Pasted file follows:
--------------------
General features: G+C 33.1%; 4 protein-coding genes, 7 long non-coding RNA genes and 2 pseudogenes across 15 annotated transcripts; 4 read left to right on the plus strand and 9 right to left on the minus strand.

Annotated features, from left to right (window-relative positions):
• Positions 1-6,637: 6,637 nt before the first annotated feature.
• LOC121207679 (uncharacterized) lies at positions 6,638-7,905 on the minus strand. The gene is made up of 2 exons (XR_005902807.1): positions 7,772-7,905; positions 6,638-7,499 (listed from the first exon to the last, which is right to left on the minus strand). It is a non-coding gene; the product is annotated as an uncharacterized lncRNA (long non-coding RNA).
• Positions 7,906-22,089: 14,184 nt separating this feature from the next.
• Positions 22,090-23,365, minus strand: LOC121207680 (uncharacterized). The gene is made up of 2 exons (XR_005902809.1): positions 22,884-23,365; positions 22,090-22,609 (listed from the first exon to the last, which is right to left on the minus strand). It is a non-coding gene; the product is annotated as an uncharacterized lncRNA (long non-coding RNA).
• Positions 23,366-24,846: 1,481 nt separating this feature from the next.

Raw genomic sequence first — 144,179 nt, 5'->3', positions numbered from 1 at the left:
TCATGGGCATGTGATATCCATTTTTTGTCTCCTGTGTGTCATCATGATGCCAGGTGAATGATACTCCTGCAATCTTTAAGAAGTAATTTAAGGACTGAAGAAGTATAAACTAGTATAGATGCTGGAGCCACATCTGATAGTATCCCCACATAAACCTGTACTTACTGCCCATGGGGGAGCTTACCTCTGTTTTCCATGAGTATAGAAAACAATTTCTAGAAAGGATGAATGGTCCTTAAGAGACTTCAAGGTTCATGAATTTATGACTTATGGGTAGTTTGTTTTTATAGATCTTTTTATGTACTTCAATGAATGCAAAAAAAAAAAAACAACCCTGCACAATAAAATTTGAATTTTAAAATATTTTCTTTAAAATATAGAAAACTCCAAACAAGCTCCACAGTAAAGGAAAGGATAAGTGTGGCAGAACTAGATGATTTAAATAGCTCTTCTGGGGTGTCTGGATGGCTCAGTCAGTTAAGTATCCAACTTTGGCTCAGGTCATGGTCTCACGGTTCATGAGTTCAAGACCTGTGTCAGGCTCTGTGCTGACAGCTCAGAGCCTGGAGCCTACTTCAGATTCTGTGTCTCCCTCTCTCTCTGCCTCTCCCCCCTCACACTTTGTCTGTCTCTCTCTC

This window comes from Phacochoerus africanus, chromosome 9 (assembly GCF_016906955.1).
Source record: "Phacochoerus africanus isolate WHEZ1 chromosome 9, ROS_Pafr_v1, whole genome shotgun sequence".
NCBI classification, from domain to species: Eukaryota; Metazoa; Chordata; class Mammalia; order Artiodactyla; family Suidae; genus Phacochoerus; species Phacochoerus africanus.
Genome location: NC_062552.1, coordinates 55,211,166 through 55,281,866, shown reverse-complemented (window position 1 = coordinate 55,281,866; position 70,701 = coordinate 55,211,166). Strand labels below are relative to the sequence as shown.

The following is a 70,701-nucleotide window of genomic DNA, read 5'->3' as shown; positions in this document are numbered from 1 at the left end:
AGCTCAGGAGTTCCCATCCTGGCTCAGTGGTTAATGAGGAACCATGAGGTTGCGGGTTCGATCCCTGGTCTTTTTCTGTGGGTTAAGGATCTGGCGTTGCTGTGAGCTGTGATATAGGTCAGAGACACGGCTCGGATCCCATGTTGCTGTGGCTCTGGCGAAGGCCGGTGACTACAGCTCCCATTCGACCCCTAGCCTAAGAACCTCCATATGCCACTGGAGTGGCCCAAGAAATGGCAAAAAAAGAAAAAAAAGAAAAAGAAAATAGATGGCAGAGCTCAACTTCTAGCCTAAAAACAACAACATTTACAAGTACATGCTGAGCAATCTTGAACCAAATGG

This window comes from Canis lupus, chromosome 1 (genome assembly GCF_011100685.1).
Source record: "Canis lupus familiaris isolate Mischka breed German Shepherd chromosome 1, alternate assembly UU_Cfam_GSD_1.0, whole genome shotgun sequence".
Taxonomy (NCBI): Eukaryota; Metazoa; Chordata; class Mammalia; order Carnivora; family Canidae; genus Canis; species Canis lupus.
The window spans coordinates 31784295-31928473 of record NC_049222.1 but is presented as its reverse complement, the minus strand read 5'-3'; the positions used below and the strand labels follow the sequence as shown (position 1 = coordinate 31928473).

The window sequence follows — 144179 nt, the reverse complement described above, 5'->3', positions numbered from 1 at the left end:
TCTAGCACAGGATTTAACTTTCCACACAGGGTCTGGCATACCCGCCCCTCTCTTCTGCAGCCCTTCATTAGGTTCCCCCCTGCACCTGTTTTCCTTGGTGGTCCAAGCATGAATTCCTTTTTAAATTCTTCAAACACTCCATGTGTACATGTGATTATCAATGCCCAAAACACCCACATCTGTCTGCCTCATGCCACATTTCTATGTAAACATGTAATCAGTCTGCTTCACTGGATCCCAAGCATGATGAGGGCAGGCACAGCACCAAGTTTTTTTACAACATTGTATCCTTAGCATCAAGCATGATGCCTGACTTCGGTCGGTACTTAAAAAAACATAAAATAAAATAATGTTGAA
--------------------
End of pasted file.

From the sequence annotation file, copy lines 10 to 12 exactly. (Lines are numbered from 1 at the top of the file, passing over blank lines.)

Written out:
This window comes from Phacochoerus africanus, chromosome 9 (assembly GCF_016906955.1).
Source record: "Phacochoerus africanus isolate WHEZ1 chromosome 9, ROS_Pafr_v1, whole genome shotgun sequence".
NCBI classification, from domain to species: Eukaryota; Metazoa; Chordata; class Mammalia; order Artiodactyla; family Suidae; genus Phacochoerus; species Phacochoerus africanus.